Spotify Illustrates the Difference Between Flat Engagement and Real Sentiment

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Photo of Hanna Kahlert
by Hanna Kahlert

Q3 2019 was a quarter of mixed fortunes for Spotify, with its subscriber base displaying consistent growth, podcasts making a solid early showing, emerging markets demonstrating promise but ad revenue falling short.

So kicks off our latest report of Spotify’s 2019 earnings. With 2020 now arrived and the clouds of recession beginning to form, the music streaming giant managed to turn a profit – thirty times bigger than its highest projections – for the second time in history, and its growth, facilitated by podcasts and continued adoption, does not show signs of derailing.

In an environment of impending recession amidst attention saturation, the tech majors are best positioned to compete on price point – and thus, in the post-peak attention economy where there is too much content to possibly consume, they are likely to win the war for sustained consumer adoption. With rival options like Apple Music, Amazon Music and Google Play Music, by this straightforward logic, why is it that pureplay Spotify (a price-point equal) is still doing so well? And, further, will it continue to do well in a recession, or will it be a casualty of our predicted tech major dominance?

The logistical outlook is that Spotify has simply reached a level of market saturation that ensures its continued relevance, even if it loses market share in a coming recession. The subjective reality for consumers, however, tells another story.

In December Spotify released a personalised Decade in Review for each of its users, highlighting favourite songs, top genres, most oft-repeated songs by year, top artists, and yearly breakdowns of listening minutes.

That is the analytical take; here is the user’s love letter. I have been on Spotify since 2011, when you could still choose your own username. Back then, the music-listening alternatives to streaming directly from YouTube (if you did not buy and burn CDs, a format which was already fading) were to download from Pirate Bay and translate via LimeWire; convert a YouTube video to an mp3 via a conversion site; or allocate a sizeable amount of discretionary spend on iTunes for music that usually would not last the rota for more than two weeks, given Zennial culture. Spotify suddenly meant that we could sit down and access any song we wanted, listening and playlisting them as though they were our own – and when we wanted to try something new, there was no financial weight holding us back. Music was already becoming ubiquitous. Spotify provided the ideal access point.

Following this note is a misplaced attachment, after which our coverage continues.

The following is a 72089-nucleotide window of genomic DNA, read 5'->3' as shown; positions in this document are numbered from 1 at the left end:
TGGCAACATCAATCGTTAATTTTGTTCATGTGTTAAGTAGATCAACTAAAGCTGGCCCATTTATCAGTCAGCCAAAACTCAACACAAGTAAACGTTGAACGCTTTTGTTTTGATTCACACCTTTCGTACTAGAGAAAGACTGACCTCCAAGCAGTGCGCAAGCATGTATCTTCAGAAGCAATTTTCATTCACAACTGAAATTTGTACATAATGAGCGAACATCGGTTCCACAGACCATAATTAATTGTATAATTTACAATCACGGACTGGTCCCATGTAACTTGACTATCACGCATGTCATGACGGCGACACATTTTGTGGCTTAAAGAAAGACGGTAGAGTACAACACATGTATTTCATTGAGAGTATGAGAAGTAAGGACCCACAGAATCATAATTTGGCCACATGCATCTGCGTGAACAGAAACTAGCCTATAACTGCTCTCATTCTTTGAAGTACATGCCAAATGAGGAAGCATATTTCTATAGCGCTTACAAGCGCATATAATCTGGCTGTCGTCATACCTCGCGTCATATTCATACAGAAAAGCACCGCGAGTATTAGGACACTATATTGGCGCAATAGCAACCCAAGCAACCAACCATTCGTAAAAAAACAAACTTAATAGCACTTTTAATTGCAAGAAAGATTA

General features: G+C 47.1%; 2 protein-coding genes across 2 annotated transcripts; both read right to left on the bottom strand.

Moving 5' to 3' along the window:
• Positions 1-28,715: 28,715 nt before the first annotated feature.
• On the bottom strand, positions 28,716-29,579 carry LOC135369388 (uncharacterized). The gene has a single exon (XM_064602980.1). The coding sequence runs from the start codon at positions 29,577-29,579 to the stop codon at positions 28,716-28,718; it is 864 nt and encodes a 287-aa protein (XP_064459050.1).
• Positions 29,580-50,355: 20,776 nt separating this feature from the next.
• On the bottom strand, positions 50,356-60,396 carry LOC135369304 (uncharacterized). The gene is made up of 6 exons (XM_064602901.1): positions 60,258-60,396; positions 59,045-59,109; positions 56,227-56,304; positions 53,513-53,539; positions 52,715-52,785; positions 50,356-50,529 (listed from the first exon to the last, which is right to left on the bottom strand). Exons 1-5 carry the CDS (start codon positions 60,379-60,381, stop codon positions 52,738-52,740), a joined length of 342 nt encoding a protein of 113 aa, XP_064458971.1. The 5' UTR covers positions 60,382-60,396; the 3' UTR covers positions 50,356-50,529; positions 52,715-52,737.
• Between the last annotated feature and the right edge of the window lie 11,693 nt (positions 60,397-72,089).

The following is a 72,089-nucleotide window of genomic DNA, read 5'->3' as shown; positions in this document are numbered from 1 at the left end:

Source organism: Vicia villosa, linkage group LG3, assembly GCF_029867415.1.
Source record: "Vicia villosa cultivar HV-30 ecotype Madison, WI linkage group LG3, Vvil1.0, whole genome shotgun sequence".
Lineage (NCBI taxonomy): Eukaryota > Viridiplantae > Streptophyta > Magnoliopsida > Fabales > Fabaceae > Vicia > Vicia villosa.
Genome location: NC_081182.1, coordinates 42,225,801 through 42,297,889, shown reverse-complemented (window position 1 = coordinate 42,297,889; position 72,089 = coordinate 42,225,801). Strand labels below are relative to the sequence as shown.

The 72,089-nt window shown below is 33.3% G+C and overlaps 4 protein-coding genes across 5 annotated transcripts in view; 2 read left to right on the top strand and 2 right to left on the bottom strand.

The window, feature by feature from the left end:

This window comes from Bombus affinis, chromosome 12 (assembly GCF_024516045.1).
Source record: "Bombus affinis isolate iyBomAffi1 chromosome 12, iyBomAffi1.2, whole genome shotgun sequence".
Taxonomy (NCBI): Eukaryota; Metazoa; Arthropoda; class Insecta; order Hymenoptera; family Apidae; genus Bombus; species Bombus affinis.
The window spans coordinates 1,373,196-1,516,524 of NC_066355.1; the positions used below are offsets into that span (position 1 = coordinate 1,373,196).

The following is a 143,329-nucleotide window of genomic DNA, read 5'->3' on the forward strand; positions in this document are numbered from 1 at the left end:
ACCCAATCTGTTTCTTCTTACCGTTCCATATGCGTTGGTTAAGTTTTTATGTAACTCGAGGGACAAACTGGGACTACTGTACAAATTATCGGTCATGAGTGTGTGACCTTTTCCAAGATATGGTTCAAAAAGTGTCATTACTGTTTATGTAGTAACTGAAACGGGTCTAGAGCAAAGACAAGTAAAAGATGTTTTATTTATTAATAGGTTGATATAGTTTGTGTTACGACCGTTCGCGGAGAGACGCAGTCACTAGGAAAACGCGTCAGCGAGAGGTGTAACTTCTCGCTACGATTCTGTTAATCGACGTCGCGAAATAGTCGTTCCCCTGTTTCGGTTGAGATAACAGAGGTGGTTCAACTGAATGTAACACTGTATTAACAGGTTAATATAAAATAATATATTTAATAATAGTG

Without premium, you could only listen to Spotify on mobile by shuffling your personal playlists; you could not control the order of your songs, but you could control which songs were on them. Thus, playlisting behaviour developed – a use case never really as encouraged by, say, iTunes or particularly YouTube.

Thus, my Spotify playlists today are like old photo albums, but of memories and emotions. Songs stay with you because they make you feel something, and if I ever want to tune back into a certain moment all that is required is to choose the right mood and press “play”. When Spotify released this decade in review, it was not only a hilariously sharable, too-real engagement experience (its billboard ad campaigns in a similar vein had great success) – but an absolute tsunami of a nostalgia trip.

The shareability plays into the streaming service’s weighty social perks: communal playlists for road trips, search and queue function to DJ at any party (now allowing for a shared queue from multiple accounts), casting ability, Instagram story backhand bragging “look how cool I am listening to this, like/follow/subscribe”. All these add up to a product that is not designed to just be a product, but is there for the purpose of enabling its users to listen to and share music the way that they like to – while valuing and sensitively utilising the emotive aspects which make listening to music so timelessly, inherently pleasurable.

Consumer sentiment, not pure engagement, is the new way to measure future success in an environment of veritably infinite choice. While it may rationally look like Spotify not being a tech major will hold it back in a recession, no one posted to their Instagram Story about how Amazon, Apple or Google know all these quirky cool things about them from the past decade – and in this era, that should be relatively telling. Pragmatism, price point and sentiment will be the calling cards on the reckoning day for streaming service competitors, and on the third count, Spotify is well set up to outperform the competition.

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